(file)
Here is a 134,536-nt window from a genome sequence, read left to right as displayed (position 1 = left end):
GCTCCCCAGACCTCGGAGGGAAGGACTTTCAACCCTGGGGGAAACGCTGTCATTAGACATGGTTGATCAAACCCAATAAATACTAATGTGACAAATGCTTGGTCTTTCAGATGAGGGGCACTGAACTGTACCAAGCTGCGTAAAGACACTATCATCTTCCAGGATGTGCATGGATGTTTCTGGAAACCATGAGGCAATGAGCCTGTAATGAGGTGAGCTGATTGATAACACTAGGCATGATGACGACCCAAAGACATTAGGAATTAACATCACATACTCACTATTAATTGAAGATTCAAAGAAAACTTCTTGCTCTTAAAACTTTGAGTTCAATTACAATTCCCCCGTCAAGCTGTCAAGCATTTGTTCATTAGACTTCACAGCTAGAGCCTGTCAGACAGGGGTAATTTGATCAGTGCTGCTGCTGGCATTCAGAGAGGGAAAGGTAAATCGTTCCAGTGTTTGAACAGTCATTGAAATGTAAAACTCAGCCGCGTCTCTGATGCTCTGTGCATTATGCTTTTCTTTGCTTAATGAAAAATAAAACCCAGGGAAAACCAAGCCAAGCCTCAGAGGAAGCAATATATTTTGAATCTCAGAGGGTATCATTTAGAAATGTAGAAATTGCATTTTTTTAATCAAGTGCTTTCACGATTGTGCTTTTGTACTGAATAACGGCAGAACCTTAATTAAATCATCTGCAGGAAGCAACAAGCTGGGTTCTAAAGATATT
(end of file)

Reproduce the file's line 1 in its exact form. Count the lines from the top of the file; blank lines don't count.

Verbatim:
Here is a 134,536-nt window from a genome sequence, read left to right as displayed (position 1 = left end):